In addition to the above embodiments, various modifications are available. For instance, the chip pressure members may be formed on the surface of the insulating tape which is opposite to the tape surface bearing the leads. In this case, the chip pressure members in the four corners need not always be separated. Furthermore, the chip pressure members need not always be provided in the four corners of a chip if the lead density is relatively small and if spaces for engagement of the chip pressure members can be secured in positions other than the four corners. Moreover, if the spacing between the chip surface and the leads can be maintained after bonding, the chip pressure members need not be of the same material as that of the leads. In addition, although the TAB tape was bonded with the leads being faced downward, it may be bonded with the leads being faced upward.
In accordance with this invention, a chip is easily and securely prevented from being lifted up by the adhesion between the bonding tool and the leads at the time of bonding. In addition, in accordance with this invention, a TAB package structure is readily obtained wherein the spacing between the leads and the chip surface can be maintained and thus the contact of the leads with the chip can be prevented even after the bonding.
|Cited Patent||Filing date||Publication date||Applicant||Title|
|US4330790 *||Mar 24, 1980||May 18, 1982||National Semiconductor Corporation||Tape operated semiconductor device packaging|
|US4466183 *||May 3, 1982||Aug 21, 1984||National Semiconductor Corporation||Integrated circuit packaging process|
|US4758927 *||Jan 21, 1987||Jul 19, 1988||Tektronix, Inc.||Method of mounting a substrate structure to a circuit board|
|US5048180 *||Mar 7, 1990||Sep 17, 1991||Casio Computer Co., Ltd.||Method of bonding a semiconductor device with a substrate|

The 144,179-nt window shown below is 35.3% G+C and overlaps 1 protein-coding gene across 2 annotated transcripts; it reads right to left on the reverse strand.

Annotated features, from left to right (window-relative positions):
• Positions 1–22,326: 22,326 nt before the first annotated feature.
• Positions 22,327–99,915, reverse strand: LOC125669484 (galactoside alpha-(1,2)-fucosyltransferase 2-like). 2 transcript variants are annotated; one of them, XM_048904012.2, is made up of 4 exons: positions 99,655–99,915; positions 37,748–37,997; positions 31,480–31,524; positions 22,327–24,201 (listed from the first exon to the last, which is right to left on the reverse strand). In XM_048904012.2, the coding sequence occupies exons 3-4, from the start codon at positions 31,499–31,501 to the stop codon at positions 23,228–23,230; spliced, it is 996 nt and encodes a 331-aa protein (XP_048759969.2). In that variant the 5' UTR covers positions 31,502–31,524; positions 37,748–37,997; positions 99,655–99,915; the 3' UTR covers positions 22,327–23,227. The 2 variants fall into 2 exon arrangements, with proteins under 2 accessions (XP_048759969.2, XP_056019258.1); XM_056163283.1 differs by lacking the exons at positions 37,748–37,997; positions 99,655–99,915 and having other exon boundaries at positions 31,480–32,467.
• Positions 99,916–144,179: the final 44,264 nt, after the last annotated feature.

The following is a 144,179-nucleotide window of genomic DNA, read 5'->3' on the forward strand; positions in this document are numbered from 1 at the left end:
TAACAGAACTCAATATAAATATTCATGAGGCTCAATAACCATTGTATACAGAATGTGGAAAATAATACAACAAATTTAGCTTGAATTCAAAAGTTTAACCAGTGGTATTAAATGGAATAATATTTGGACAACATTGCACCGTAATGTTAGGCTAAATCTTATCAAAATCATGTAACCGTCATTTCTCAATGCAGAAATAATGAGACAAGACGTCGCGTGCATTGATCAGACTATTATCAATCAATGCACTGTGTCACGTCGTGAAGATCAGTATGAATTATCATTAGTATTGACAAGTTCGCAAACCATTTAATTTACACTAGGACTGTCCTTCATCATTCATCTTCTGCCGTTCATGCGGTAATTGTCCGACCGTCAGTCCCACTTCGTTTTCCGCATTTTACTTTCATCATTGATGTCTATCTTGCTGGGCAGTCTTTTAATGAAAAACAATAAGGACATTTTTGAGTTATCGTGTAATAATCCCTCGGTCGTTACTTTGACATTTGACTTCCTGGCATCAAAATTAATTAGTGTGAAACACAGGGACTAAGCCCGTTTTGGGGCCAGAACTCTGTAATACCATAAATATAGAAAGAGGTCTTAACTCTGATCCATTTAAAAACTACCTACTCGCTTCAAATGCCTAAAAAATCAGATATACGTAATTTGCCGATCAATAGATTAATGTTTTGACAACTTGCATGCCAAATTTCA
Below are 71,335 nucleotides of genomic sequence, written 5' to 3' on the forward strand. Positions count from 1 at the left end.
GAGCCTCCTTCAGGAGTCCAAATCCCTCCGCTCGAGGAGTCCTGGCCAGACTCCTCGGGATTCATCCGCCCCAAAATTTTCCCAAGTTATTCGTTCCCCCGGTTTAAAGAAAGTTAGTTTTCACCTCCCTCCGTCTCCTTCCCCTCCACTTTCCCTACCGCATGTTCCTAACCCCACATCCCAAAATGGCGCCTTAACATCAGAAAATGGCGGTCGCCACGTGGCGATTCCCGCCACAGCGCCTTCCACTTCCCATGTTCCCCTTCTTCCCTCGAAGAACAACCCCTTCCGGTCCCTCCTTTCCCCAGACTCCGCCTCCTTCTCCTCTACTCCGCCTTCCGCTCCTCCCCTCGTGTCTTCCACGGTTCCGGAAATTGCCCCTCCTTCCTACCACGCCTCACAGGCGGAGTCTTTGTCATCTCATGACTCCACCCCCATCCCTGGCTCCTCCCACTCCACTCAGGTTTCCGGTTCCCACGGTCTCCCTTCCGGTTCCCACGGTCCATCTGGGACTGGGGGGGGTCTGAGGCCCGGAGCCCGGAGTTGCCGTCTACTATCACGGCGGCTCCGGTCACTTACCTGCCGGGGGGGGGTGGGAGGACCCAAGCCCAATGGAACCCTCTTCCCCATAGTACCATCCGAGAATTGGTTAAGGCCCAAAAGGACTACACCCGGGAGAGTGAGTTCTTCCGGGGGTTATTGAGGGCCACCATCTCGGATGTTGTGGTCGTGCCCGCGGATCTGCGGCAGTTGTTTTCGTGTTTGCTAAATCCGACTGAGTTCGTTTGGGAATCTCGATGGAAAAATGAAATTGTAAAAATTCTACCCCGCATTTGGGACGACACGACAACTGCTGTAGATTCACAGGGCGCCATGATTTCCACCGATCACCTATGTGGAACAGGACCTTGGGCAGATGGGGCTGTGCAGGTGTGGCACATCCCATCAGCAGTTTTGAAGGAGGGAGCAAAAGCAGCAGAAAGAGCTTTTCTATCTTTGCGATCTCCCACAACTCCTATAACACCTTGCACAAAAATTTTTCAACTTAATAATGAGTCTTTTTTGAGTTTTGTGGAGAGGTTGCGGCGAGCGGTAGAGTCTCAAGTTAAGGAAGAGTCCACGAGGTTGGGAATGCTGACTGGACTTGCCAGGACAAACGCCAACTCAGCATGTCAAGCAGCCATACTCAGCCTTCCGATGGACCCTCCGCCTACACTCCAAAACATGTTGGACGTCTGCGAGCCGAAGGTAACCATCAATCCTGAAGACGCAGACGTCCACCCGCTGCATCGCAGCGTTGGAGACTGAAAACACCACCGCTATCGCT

|JPH03209735A *||Title not available|
|JPS5831566A *||Title not available|
|Citing Patent||Filing date||Publication date||Applicant||Title|
|US5938038 *||Aug 2, 1996||Aug 17, 1999||Dial Tool Industries, Inc.||Parts carrier strip and apparatus for assembling parts in such a strip|
|US5967328 *||Jan 22, 1998||Oct 19, 1999||Dial Tool Industries, Inc.||Part carrier strip|
|US6025641 *||May 20, 1998||Feb 15, 2000||Samsung Electronics Co., Ltd.||Tape automated bonding (tab) tapes having underlying camber suppressing films to inhibit warping|
|US6247227||Jun 24, 1999||Jun 19, 2001||Dial Tool Industries||Apparatus for assembling parts in a carrier strip|
|US20070074558 *||Jul 20, 2006||Apr 5, 2007||Kabushiki Kaisha Toshiba||Plate material cutting method, printed circuit board, and electronic device|
|U.S. Classification||53/410, 257/E21.519, 29/840, 257/E21.516, 53/397, 257/E23.055, 29/827|
|International Classification||H01L21/60, H01L23/495, H01L21/603|
|Cooperative Classification||H01L2924/01079, Y10T29/49121, H01L2924/01005, H01L2224/16, Y10T29/49144, H01L2924/14, H01L2924/01029, H01L2924/01082, H01L23/49572, H01L24/86, H01L2924/01033|
|European Classification||H01L24/86, H01L23/495J|
|Jun 19, 1998||FPAY||Fee payment|
Year of fee payment: 4
|Jul 16, 2002||FPAY||Fee payment|
Year of fee payment: 8
|Sep 20, 2006||REMI||Maintenance fee reminder mailed|
|Mar 7, 2007||LAPS||Lapse for failure to pay maintenance fees|
|May 1, 2007||FP||Expired due to failure to pay maintenance fee|
Effective date: 20070307